Neyman Seminar

The Neyman seminar is the statistics seminar in the Department. Historically, it has been focused on applications of Statistics to other fields. Nowadays, it has a very broad scope, with topics ranging from applications of statistics to theory.

The seminar is held on Wednesdays from 4 to 5 in the Jerzy Neyman room, 1011 Evans.

Details of individual seminar events are published in the campus' event system.

You can sign up to the department's seminars@stat mailing list to receive related announcements.

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Recent & Upcoming Neyman Seminars

Gabor Lugosi, Pompeu Fabra University
Sep 12, 2018 4:00pm
1011 Evans Hall
Abstract:
Given n independent, identically distributed copies of a random vector, one is interested in estimating the expected value. Perhaps surprisingly, there are still open questions concerning this very basic problem in statistics. The goal is to construct estimators that are close to the true mean with high probability, with respect to some given norm. In this talk we are primarily...
Alex Papanicolaou, UC Berkeley
Sep 19, 2018 4:00pm
1011 Evans Hall
Abstract:
There is a source of bias in the sample eigenvectors of financial covariance matrices, when unchecked, distorts weights of minimum variance portfolios and leads to risk forecasts that are severely biased downward. Recent work with Lisa Goldberg and Alex Shkolnik develops an eigenvector bias correction. Our approach is distinct from the regularization and eigenvalue shrinkage methods found in the...
Jeroen P. van der Sluijs, University of Bergen and Utrecht University
Sep 26, 2018 4:00pm
1011 Evans Hall
Abstract:
Scientific assessment of many contemporary risks is plagued by controversy, persistent uncertainty, and polarized societal contexts. Decision makers often become mired in contested evidence, beset by uncertainties and contradictions. This leads to inaction on early warnings, paralysis-by-analysis, and erodes trust in science and its institutions. But why do controversies persist? A new...
Kristian Lum, Human Rights Data Analysis Group
Oct 3, 2018 4:00pm
1011 Evans Hall
Abstract:
An accurate understanding of the magnitude and dynamics of casualties during a conflict is important for a variety of reasons, including historical memory, retrospective policy analysis, and assigning culpability for human rights violations. However, during times of conflict and their aftermath, collecting a complete or representative sample of casualties can be difficult if not impossible. One...
Sebastian Schreiber, UC Davis
Oct 10, 2018 4:00pm
1011 Evans Hall
Abstract:
Two long standing, fundamental questions in biology are "Under what conditions do populations persist or go extinct? When do interacting species coexist?" The answers to these questions are essential for guiding conservation efforts and identifying mechanisms that maintain biodiversity. Mathematical models play an important role in identifying these mechanisms and, when coupled with empirical...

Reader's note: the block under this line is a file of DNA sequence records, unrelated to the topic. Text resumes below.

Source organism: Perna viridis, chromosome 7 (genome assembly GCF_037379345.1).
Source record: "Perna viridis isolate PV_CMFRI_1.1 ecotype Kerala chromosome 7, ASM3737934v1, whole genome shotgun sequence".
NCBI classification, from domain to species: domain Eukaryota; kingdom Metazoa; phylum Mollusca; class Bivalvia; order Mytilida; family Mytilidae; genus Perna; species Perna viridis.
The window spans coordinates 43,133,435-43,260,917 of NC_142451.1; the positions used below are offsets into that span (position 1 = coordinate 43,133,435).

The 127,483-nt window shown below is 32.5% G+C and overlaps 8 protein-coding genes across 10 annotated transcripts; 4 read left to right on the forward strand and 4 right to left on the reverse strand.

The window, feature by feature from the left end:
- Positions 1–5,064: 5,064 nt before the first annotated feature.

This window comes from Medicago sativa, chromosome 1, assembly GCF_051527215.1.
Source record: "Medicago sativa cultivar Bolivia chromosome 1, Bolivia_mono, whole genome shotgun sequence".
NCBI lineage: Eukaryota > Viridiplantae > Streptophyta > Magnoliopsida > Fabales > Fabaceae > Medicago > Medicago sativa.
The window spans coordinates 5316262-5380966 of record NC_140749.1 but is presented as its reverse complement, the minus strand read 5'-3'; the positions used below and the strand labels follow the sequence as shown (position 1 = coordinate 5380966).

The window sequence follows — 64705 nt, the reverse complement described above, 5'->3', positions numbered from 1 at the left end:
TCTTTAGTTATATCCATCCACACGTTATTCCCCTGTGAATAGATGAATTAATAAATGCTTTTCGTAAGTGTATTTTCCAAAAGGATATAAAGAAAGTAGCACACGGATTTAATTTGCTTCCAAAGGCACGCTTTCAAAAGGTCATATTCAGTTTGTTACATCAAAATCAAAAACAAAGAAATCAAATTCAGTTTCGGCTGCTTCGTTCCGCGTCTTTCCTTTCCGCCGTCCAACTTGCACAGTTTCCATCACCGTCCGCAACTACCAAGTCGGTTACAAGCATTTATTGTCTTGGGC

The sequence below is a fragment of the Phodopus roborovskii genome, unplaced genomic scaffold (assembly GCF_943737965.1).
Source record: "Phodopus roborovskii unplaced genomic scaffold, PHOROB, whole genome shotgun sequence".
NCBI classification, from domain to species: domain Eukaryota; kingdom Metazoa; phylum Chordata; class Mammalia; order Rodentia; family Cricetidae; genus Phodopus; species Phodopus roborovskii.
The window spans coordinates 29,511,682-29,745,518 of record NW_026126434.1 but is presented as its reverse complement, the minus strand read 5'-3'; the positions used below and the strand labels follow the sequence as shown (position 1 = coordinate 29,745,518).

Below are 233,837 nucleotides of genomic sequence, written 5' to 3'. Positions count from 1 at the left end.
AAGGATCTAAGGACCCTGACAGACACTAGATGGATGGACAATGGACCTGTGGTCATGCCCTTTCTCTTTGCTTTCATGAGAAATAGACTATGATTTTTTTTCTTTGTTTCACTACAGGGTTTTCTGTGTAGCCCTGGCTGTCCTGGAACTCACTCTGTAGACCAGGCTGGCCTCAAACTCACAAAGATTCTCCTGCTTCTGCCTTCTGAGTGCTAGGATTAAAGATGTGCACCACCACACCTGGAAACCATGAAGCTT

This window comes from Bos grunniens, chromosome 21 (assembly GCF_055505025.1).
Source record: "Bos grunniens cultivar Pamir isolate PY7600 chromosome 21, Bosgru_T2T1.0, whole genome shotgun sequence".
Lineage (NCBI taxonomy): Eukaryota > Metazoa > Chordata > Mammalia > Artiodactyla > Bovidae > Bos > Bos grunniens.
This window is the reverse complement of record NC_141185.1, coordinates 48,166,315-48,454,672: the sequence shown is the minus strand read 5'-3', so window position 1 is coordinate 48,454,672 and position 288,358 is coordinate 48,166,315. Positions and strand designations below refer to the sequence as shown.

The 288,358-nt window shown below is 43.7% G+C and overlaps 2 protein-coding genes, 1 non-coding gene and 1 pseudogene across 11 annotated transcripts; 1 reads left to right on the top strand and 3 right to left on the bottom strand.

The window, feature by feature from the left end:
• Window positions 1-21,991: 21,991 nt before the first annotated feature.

Niall Cardin, Google
Oct 17, 2018 4:00pm
1011 Evans Hall
Abstract:
This talk is in two parts, both of which discuss interesting uses of experiments in Google search ads. In part 1 I discuss how we can inject randomness into our system to get causal inference in a machine learning setting. In part 2. I talk about experiment designs to measure how users learn in response to ads on Google.com.
Claire Tomlin, UC Berkeley
Oct 24, 2018 4:00pm
1011 Evans Hall
Abstract:
A great deal of research in recent years has focused on robot learning. In many applications, guarantees that specifications are satisfied throughout the learning process are paramount. For the safety specification, we present a controller synthesis technique based on the computation of reachable sets, using optimal control and game theory. In the first part of the talk, we will review these...
Michael W. Mahoney, UC Berkeley
Nov 7, 2018 4:00pm
1011 Evans Hall
Abstract:
Random Matrix Theory (RMT) is applied to analyze the weight matrices of Deep Neural Networks (DNNs), including both production quality, pre-trained models and smaller models trained from scratch. Empirical and theoretical results clearly indicate that the DNN training process itself implicitly implements a form of self-regularization, implicitly sculpting a more regularized energy or penalty...
Paul Grigas, UC Berkeley
Nov 14, 2018 4:00pm
1011 Evans Hall
Abstract:
Logistic regression is one of the most popular methods in binary classification, wherein estimation of model parameters is carried out by solving the maximum likelihood (ML) optimization problem, and the ML estimator is defined to be the optimal solution of this problem. It is well known that the ML estimator exists when the data is non-separable, but fails to exist when the data is separable....
Tyler VanderWeele, Harvard School of Public Health
Nov 26, 2018 12:00pm
1011 Evans Hall
Abstract:
Sensitivity analysis is useful in assessing how robust an association is to potential unmeasured or uncontrolled confounding. This article introduces a new measure called the “E-value,” which is related to the evidence for causality in observational studies that are potentially subject to confounding. The E-value is defined as the minimum strength of association, on the risk ratio scale, that an...